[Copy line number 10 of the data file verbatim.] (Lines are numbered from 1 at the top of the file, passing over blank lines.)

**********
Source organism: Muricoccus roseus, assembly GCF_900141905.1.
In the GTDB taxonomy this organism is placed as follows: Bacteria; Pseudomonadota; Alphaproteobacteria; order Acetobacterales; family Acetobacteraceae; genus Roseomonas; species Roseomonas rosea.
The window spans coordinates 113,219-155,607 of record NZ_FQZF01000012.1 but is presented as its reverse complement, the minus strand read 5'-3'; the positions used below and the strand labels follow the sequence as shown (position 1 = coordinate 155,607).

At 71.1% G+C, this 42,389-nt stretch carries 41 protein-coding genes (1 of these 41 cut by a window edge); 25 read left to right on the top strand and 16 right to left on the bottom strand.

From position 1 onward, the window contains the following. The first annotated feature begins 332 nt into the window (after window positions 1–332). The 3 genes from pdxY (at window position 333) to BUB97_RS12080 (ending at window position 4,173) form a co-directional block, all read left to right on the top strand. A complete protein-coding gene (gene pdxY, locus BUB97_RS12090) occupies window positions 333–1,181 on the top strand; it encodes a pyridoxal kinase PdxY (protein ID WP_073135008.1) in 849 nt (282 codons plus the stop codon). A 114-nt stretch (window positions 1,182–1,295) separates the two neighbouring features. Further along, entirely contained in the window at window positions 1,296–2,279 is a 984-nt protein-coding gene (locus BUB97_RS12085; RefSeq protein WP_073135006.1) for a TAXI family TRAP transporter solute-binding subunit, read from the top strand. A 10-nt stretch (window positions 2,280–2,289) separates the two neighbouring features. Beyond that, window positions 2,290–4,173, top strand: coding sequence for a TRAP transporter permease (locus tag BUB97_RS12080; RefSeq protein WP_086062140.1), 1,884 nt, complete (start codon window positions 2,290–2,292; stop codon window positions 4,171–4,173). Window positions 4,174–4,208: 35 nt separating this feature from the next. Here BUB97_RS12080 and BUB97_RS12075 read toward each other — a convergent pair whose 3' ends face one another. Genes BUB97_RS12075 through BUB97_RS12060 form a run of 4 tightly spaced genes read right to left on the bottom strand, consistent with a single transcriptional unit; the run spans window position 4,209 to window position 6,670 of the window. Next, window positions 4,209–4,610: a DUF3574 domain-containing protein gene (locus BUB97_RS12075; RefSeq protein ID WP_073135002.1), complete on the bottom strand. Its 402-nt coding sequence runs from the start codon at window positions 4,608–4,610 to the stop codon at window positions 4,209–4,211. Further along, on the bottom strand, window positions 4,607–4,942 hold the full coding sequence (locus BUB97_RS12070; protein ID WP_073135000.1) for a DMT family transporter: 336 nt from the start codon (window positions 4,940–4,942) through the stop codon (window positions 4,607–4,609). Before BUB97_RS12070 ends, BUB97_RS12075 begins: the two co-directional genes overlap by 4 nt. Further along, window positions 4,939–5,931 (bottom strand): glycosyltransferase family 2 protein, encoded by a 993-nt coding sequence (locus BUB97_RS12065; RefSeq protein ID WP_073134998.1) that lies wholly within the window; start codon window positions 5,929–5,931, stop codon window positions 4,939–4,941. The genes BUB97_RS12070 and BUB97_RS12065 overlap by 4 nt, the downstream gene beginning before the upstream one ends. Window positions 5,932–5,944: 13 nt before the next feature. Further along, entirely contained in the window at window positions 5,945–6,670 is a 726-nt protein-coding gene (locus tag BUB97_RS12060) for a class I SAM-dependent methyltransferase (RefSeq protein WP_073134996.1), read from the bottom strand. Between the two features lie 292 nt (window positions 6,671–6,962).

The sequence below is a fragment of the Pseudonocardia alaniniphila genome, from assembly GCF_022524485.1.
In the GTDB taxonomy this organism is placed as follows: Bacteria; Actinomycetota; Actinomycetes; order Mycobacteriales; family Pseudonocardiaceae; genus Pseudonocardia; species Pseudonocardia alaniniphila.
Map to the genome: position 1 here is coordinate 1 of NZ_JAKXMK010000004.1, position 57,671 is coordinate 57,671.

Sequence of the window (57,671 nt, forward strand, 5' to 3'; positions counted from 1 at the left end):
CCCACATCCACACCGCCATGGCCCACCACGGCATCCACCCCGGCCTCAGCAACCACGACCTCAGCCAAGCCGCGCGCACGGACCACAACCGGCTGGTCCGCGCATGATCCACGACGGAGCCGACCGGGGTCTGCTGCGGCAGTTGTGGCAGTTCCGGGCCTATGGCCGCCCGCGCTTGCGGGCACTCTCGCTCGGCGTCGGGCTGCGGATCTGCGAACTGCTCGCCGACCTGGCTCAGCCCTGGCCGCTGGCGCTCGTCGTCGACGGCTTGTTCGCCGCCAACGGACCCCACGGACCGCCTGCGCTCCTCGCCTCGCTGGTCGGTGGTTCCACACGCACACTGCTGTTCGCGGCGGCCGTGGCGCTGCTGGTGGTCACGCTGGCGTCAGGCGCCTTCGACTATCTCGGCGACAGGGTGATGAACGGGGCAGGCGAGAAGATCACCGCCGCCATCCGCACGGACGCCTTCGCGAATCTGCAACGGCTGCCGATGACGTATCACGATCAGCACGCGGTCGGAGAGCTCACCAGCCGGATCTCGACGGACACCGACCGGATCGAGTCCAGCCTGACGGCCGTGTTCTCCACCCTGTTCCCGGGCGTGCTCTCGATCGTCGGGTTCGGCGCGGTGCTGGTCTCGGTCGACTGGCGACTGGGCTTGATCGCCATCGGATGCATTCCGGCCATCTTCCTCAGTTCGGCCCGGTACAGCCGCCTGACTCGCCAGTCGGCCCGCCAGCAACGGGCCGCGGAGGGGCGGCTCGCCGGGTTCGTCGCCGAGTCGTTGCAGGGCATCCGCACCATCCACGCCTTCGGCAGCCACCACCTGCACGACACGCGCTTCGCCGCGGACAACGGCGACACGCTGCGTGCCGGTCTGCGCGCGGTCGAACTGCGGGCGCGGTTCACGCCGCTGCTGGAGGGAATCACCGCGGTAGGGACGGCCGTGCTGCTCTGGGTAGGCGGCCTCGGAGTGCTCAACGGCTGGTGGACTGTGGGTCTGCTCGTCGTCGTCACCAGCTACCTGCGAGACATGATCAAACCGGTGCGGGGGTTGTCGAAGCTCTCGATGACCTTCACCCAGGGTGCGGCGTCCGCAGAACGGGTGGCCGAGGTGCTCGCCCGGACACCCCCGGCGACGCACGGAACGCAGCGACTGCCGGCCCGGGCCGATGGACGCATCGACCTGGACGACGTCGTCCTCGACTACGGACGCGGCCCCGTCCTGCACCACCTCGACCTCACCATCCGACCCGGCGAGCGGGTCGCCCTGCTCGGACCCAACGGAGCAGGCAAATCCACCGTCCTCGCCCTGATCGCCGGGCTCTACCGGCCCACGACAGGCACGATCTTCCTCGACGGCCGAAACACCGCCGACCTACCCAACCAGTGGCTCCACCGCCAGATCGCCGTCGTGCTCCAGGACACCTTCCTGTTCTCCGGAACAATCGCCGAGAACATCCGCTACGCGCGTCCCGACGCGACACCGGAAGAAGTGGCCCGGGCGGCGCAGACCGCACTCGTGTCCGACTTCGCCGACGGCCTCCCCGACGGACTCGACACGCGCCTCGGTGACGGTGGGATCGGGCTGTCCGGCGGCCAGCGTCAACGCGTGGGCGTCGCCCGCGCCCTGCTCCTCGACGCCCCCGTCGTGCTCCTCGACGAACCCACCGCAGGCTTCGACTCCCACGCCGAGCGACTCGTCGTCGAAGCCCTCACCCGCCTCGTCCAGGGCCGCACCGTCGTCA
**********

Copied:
CCCACATCCACACCGCCATGGCCCACCACGGCATCCACCCCGGCCTCAGCAACCACGACCTCAGCCAAGCCGCGCGCACGGACCACAACCGGCTGGTCCGCGCATGATCCACGACGGAGCCGACCGGGGTCTGCTGCGGCAGTTGTGGCAGTTCCGGGCCTATGGCCGCCCGCGCTTGCGGGCACTCTCGCTCGGCGTCGGGCTGCGGATCTGCGAACTGCTCGCCGACCTGGCTCAGCCCTGGCCGCTGGCGCTCGTCGTCGACGGCTTGTTCGCCGCCAACGGACCCCACGGACCGCCTGCGCTCCTCGCCTCGCTGGTCGGTGGTTCCACACGCACACTGCTGTTCGCGGCGGCCGTGGCGCTGCTGGTGGTCACGCTGGCGTCAGGCGCCTTCGACTATCTCGGCGACAGGGTGATGAACGGGGCAGGCGAGAAGATCACCGCCGCCATCCGCACGGACGCCTTCGCGAATCTGCAACGGCTGCCGATGACGTATCACGATCAGCACGCGGTCGGAGAGCTCACCAGCCGGATCTCGACGGACACCGACCGGATCGAGTCCAGCCTGACGGCCGTGTTCTCCACCCTGTTCCCGGGCGTGCTCTCGATCGTCGGGTTCGGCGCGGTGCTGGTCTCGGTCGACTGGCGACTGGGCTTGATCGCCATCGGATGCATTCCGGCCATCTTCCTCAGTTCGGCCCGGTACAGCCGCCTGACTCGCCAGTCGGCCCGCCAGCAACGGGCCGCGGAGGGGCGGCTCGCCGGGTTCGTCGCCGAGTCGTTGCAGGGCATCCGCACCATCCACGCCTTCGGCAGCCACCACCTGCACGACACGCGCTTCGCCGCGGACAACGGCGACACGCTGCGTGCCGGTCTGCGCGCGGTCGAACTGCGGGCGCGGTTCACGCCGCTGCTGGAGGGAATCACCGCGGTAGGGACGGCCGTGCTGCTCTGGGTAGGCGGCCTCGGAGTGCTCAACGGCTGGTGGACTGTGGGTCTGCTCGTCGTCGTCACCAGCTACCTGCGAGACATGATCAAACCGGTGCGGGGGTTGTCGAAGCTCTCGATGACCTTCACCCAGGGTGCGGCGTCCGCAGAACGGGTGGCCGAGGTGCTCGCCCGGACACCCCCGGCGACGCACGGAACGCAGCGACTGCCGGCCCGGGCCGATGGACGCATCGACCTGGACGACGTCGTCCTCGACTACGGACGCGGCCCCGTCCTGCACCACCTCGACCTCACCATCCGACCCGGCGAGCGGGTCGCCCTGCTCGGACCCAACGGAGCAGGCAAATCCACCGTCCTCGCCCTGATCGCCGGGCTCTACCGGCCCACGACAGGCACGATCTTCCTCGACGGCCGAAACACCGCCGACCTACCCAACCAGTGGCTCCACCGCCAGATCGCCGTCGTGCTCCAGGACACCTTCCTGTTCTCCGGAACAATCGCCGAGAACATCCGCTACGCGCGTCCCGACGCGACACCGGAAGAAGTGGCCCGGGCGGCGCAGACCGCACTCGTGTCCGACTTCGCCGACGGCCTCCCCGACGGACTCGACACGCGCCTCGGTGACGGTGGGATCGGGCTGTCCGGCGGCCAGCGTCAACGCGTGGGCGTCGCCCGCGCCCTGCTCCTCGACGCCCCCGTCGTGCTCCTCGACGAACCCACCGCAGGCTTCGACTCCCACGCCGAGCGACTCGTCGTCGAAGCCCTCACCCGCCTCGTCCAGGGCCGCACCGTCGTCA